Soften the blow of lost love with one of these gorgeous Valentine’s Day pillows. You can keep these adorable pillows out all year long, but they’re especially relevant in February! This precious Quilted Valentine Hearts Pillow will make any couch look just a little more inviting. Some may say that love is a battlefield, but we here at FaveQuilts don’t see why it can’t be something a little bit softer.

1. Quilted Valentine Hearts Pillow
2. Beginner’s Patchwork Heart Pillow
3. Pocket Full of Love Pillow
4. Reverse Applique Gathered Heart Pillow
5. Cross My Heart Appliqued Pillow

What’s the most romantic Valentine’s Day you’ve ever had?

How to Make a Quilt: Trivia Edition

Log Cabin Star Wall Hanging Quilt

Okay, quilters. The holiday season has started and we’re all beginning to plan out and piece together our Christmas quilts. But have you ever looked at a finished product and wondered where the techniques came from? Whether your mother, grandmother, or one of FaveQuilts‘ amazing YouTube tutorials taught you the difference between a quilt binding and a quilt border, you’re participating in a process that has been practiced and refined through centuries. Pretty cool, right?

Well, it’s time to put all that knowledge to the test! How much do you know about the art of quilting? Take our quiz, “How to Make a Quilt: Trivia Edition” to find out.

Q: In what country did archaeologists find the world’s oldest quilt?

Stars and Loops Pattern Tutorial A: Mongolia!

The oldest quilt in existence is currently housed at the Saint Petersburg Department of the Russian Academy of Sciences. The quilted linen carpet was discovered in a Mongolian cave. Other candidates for World’s Oldest Quilt are an Egyptian leather quilt discovered on a carved ivory statue (dating to about 980 B.C.) and the Tristan Quilt (1360-1400 C.A.) in Italy. The Tristan Quilt, like this Stars and Loops Pattern, is a free-form quilt pattern which uses artistic stitching as the primary design feature.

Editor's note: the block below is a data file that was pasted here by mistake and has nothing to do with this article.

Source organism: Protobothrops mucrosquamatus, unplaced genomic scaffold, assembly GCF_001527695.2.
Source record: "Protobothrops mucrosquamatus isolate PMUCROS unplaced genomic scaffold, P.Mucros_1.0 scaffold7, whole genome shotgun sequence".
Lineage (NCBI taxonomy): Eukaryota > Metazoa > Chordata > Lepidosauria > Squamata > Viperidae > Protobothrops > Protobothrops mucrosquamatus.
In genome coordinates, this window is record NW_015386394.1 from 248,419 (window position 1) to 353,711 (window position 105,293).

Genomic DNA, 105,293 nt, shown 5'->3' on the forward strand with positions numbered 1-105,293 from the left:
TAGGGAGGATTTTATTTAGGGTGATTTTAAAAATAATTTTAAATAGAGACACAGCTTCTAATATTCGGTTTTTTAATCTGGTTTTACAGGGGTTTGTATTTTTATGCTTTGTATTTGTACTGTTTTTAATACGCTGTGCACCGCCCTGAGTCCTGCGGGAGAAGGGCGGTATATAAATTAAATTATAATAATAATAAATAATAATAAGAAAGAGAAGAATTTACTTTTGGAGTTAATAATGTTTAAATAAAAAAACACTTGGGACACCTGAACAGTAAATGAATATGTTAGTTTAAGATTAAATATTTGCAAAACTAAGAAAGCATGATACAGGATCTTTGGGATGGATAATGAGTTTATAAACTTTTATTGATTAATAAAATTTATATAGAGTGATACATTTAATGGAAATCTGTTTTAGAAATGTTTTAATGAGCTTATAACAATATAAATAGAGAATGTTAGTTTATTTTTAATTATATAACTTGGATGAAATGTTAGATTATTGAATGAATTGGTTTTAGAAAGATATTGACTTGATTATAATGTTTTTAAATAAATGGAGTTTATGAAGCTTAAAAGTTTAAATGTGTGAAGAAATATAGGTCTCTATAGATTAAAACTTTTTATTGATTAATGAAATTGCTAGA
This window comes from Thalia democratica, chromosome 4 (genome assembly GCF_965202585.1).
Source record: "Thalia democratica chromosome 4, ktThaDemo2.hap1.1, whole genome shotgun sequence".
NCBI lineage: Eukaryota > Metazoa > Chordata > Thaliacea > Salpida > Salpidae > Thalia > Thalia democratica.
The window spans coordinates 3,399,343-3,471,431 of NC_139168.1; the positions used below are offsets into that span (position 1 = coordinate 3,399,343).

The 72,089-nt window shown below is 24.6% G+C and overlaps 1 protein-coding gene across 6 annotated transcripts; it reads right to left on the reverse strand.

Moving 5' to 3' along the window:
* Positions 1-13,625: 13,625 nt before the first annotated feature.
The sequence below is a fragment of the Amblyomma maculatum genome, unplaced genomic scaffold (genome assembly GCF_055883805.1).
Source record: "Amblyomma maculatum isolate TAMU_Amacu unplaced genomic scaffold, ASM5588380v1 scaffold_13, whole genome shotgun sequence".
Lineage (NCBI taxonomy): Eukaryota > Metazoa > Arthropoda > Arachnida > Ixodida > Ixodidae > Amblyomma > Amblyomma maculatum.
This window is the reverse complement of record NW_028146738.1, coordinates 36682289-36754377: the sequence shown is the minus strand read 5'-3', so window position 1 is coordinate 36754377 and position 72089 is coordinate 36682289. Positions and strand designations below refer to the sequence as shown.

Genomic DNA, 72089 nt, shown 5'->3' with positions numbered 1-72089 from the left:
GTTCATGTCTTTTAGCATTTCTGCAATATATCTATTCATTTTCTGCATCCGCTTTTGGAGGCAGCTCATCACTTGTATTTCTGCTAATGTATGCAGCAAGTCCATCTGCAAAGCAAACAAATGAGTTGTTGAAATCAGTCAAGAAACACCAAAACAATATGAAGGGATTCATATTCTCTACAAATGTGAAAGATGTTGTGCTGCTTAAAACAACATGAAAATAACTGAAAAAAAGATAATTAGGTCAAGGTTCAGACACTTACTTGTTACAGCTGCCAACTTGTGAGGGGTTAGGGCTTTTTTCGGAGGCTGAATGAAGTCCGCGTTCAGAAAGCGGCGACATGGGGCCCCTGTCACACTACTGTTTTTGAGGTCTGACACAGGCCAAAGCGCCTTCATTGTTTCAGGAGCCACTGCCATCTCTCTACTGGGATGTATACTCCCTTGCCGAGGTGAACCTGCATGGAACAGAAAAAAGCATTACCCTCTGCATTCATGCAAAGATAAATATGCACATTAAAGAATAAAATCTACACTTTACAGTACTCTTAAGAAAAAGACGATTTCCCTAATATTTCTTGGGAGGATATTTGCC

Sleeping on Squares QuiltQ: Should you wash your quilting fabric before you use it?

A: Yes!

It’s always a good idea to prewash your fabric before you begin to work with it, particularly if you’re working with cotton. This way you can be sure that you won’t find yourself facing any unpleasant surprises that might ruin your beautiful finished product, such as bleeding or uneven shrinking. If you want to be sure your quilts are going to come out as neat and tidy as this gorgeous Sleeping on Squares Quilt, be sure to give the fabric a run through the washer before you begin to quilt!

How to Add Scalloped Binding to Your QuiltQ: But wait! Prewashing fabric can lead to fraying. What’s the best way to prevent frayed edges?

A: Cut a little piece from the corners.

It’s true that prewashing can cause fabric to fray. But cutting a little piece from the corners can help prevent fraying. If you find that your quilt still looks a little rough around the edges, try adding a border or binding! This gives a quilt a professional, finished look like the Scalloped Binding that you see here.

Brick Pattern Fat Quarter Quilt

Q: True or False – Using fabric scraps for patchwork quilts comes from Colonial America.

A: False! 

Surprised? Not when you consider that while there were dressmakers and tailors in Colonial America, many women made their everyday clothes (and those of their husbands and children). Fabric at the time was costly, and scraps were more likely to be put to use than collect in a “stash.” Homemade quilts like this Brick Pattern Fat Quarter Quilt  were almost certainly deliberate projects which required fabric of their own to be purchased. It wasn’t until the 1850s, when the cost of fabric lowered drastically due to new commercial technology, that quilting began to become anything that resembled a “hobby.”

Fluffy Flannel Baby QuiltQ: Which is the best type of needle to use in hand quilting: sharps, milliners, crewels, or betweens?

A: Betweens.

Betweens are short and sharp, which make pushing through a quilt’s many layers much easier. They’re a bit tougher than some other needle options, which can help keep your hands from getting too sore! If you’ve never hand quilted before, the Fluffy Flannel Baby Quilt is the project to begin with. Go back to quilting’s roots by making this blanket the same way that your ancestors might have!

During the Crusades, women used to sew quilts as protective armor to be worn under their husbands’ and sons’ chain mail. You probably won’t need to pad anybody’s armor, but a cozy baby quilt will go a long way to fighting off the cold!

How’d you do? Tell us your score below!